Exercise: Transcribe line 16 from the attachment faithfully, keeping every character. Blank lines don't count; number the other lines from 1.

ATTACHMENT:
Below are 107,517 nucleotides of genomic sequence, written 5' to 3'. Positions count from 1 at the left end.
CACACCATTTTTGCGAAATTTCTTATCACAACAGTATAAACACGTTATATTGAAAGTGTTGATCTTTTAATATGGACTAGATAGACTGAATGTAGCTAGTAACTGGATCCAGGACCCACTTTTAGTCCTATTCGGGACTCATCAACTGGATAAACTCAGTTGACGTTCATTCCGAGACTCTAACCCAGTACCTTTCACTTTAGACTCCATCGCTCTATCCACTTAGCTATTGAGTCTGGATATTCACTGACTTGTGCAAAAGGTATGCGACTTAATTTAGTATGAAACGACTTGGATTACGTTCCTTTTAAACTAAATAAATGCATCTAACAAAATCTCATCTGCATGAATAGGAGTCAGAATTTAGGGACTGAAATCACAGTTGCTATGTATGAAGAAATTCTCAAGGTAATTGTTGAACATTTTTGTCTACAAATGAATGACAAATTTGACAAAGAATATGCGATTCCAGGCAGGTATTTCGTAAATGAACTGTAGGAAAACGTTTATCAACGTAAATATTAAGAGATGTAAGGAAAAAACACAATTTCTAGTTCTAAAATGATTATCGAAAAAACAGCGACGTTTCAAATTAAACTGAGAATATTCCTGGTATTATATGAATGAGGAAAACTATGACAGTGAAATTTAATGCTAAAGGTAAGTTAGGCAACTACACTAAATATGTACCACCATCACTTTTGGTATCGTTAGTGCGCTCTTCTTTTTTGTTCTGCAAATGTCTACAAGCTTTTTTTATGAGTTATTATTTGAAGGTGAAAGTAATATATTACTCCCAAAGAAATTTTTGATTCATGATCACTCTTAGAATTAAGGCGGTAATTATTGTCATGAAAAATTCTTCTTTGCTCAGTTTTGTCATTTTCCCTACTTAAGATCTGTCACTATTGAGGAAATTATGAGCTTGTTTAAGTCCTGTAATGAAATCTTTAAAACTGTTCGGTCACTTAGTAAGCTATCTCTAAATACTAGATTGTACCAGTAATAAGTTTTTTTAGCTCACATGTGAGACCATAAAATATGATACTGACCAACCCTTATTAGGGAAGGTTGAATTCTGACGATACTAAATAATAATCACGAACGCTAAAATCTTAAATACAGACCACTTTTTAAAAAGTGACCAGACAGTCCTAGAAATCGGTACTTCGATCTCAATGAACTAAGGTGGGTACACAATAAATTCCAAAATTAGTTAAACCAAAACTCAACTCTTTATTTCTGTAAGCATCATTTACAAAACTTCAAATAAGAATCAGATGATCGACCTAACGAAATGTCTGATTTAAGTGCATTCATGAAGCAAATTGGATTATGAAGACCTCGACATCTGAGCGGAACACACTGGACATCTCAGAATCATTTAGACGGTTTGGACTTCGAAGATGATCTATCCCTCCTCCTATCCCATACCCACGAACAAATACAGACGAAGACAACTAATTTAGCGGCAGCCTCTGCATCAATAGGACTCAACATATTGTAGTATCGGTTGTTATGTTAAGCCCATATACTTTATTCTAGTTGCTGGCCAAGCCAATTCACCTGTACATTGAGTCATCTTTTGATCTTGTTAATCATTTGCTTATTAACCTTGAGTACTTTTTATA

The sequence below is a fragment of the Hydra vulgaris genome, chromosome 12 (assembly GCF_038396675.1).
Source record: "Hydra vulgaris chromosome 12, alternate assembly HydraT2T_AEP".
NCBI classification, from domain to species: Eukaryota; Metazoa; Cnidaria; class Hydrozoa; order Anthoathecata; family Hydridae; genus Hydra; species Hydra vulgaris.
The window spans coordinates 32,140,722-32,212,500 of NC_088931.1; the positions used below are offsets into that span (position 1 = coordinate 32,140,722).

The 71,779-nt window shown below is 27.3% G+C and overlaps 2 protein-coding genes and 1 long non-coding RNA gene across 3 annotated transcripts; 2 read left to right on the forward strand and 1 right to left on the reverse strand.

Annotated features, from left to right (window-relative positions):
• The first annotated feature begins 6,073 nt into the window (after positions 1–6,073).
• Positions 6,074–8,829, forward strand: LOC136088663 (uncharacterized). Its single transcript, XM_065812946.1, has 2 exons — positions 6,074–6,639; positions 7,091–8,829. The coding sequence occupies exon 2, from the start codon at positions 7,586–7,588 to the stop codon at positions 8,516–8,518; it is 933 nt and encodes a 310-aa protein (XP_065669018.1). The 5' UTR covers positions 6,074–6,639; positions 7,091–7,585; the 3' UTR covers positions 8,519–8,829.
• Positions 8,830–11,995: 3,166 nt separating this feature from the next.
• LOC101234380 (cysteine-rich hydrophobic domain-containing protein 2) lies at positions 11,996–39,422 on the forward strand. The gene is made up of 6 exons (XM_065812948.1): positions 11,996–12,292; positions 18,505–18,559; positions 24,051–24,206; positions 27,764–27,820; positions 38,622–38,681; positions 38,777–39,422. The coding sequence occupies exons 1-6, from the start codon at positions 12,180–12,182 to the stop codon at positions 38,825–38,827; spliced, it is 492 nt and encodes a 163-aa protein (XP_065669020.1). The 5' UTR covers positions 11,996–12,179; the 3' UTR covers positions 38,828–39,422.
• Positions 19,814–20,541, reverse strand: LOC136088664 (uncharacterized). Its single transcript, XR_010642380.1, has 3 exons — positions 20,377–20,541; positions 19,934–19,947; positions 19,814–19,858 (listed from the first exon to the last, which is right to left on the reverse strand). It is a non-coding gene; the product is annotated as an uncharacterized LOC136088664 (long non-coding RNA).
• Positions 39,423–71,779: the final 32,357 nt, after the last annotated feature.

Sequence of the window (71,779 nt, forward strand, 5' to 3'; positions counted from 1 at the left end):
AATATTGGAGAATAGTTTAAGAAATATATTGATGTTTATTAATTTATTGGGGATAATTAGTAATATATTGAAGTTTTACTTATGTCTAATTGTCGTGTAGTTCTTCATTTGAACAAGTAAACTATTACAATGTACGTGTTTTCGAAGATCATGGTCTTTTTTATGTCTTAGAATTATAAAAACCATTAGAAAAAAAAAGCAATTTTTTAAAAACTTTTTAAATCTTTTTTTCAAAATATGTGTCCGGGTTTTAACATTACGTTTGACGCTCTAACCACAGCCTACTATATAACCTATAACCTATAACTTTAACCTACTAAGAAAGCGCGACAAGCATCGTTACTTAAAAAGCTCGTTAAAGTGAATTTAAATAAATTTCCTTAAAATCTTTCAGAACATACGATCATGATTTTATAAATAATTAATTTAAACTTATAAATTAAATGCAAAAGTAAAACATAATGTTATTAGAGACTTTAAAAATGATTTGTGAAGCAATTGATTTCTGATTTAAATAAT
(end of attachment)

AATATTGGAGAATAGTTTAAGAAATATATTGATGTTTATTAATTTATTGGGGATAATTAGTAATATATTGAAGTTTTACTTATGTCTAATTGTCGTGTAGTTCTTCATTTGAACAAGTAAACTATTACAATGTACGTGTTTTCGAAGATCATGGTCTTTTTTATGTCTTAGAATTATAAAAACCATTAGAAAAAAAAAGCAATTTTTTAAAAACTTTTTAAATCTTTTTTTCAAAATATGTGTCCGGGTTTTAACATTACGTTTGACGCTCTAACCACAGCCTACTATATAACCTATAACCTATAACTTTAACCTACTAAGAAAGCGCGACAAGCATCGTTACTTAAAAAGCTCGTTAAAGTGAATTTAAATAAATTTCCTTAAAATCTTTCAGAACATACGATCATGATTTTATAAATAATTAATTTAAACTTATAAATTAAATGCAAAAGTAAAACATAATGTTATTAGAGACTTTAAAAATGATTTGTGAAGCAATTGATTTCTGATTTAAATAAT